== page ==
Half Of Landlords Say They Will Leave The PRS
Nearly half of landlords say they will reduce – or sell off all - their property investments in the private rental sector because of the potential removal of Section 21, research reveals.
The findings from the Residential Landlords' Association (RLA) questioned nearly 6,500 landlords to deliver their biggest ever response.
They found that 46% of letting agents and landlords say they will quit the buy to let sector because of the government's plans for ending Section 21 - that's 'no fault' eviction process.
The findings also highlight that 40% of landlords are waiting for further planned changes to become clearer before making a decision on leaving the sector.
In addition to announcing plans for ending Section 21 repossessions, the government is also proposing to improve the Section 8 process which enables a landlord to repossess their property on various grounds, including antisocial behaviour or rent arrears.
Buy their property with a tenant in-situ
The survey also questioned landlords over fears that many tenants may be evicted if they sold up and the RLA found that 48% of landlords said they would encourage someone to buy their property with a tenant in-situ.
The RLA's policy director, David Smith, said: "With demand for private rental housing showing no sign of slowing down, it's vital that a landlord is confident they can quickly and easily get back their property in legitimate circumstances.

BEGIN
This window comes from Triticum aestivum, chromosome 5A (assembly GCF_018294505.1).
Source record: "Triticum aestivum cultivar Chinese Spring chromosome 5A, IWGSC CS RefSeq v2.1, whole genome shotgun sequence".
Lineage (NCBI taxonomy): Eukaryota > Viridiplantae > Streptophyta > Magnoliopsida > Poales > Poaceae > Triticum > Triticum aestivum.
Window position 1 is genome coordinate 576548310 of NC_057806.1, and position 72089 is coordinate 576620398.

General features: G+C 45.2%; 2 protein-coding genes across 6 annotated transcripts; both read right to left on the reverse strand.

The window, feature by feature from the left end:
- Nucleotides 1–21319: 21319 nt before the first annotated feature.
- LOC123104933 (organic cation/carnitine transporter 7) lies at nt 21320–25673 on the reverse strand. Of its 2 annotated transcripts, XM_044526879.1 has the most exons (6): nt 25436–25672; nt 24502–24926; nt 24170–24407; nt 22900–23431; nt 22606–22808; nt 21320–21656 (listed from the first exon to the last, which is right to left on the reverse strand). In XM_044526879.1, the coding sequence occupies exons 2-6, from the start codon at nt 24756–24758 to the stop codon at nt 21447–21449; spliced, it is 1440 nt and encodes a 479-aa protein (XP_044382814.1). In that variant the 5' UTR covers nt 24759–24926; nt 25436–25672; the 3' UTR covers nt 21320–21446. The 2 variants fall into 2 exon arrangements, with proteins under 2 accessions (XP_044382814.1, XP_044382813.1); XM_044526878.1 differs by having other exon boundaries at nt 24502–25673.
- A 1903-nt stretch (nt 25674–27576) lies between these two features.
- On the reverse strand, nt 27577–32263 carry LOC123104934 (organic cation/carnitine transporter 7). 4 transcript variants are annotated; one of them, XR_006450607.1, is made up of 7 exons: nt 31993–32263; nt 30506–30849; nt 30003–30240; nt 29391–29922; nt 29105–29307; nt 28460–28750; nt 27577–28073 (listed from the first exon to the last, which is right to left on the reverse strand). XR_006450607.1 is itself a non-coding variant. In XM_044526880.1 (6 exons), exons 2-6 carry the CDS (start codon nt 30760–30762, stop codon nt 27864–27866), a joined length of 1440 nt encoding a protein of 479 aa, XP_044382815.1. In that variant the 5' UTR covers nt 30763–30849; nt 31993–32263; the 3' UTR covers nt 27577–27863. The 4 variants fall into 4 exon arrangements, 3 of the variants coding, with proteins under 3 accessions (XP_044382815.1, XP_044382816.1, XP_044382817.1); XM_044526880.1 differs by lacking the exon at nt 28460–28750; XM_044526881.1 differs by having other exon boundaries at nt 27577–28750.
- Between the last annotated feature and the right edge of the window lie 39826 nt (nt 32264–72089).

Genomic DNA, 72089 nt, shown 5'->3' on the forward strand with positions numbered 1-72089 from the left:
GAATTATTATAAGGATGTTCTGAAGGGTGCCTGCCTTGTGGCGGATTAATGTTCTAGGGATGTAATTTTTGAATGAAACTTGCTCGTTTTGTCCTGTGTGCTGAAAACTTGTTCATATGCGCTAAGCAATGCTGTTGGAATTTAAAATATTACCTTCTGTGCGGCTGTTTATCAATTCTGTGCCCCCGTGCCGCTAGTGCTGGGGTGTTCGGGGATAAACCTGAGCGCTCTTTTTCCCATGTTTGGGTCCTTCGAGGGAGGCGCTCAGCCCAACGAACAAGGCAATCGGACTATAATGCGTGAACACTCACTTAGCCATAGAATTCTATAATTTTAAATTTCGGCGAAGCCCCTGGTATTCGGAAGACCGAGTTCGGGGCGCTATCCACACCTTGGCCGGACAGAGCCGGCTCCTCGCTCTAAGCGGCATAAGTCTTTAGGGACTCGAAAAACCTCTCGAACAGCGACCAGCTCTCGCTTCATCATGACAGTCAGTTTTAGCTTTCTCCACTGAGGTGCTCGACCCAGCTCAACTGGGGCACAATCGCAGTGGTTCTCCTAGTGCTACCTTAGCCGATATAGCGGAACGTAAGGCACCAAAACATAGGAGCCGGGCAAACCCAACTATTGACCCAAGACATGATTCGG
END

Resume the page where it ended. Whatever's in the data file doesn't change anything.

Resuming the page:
"While the system should be fair to tenants, it also needs to encourage and support good landlords."
London rents driven up by supply
Meanwhile, tenants in London will see their rents increasing because there's a lack of supply of quality homes.
The warning comes from letting agents Chestertons who say that tenants in London are facing higher rents with landlords in south-west London seeing their rents significantly outpacing other areas in the capital.
This is despite the imminent ban on tenant fees.
The firm's head of lettings, Richard Davies, said: "Tenants may welcome the fees ban as it will save on costs but it's a distraction from bigger issues.
"It's been a turbulent time for tenants and landlords who are feeling the impact from government reforms to stamp duty for second homes and mortgage tax relief, so the market is difficult to manoeuvre and it has shrunk as a result."
However, the firm says there are still opportunities available for landlords, especially in high demand rental hotspots including Putney, Clapham and Wandsworth.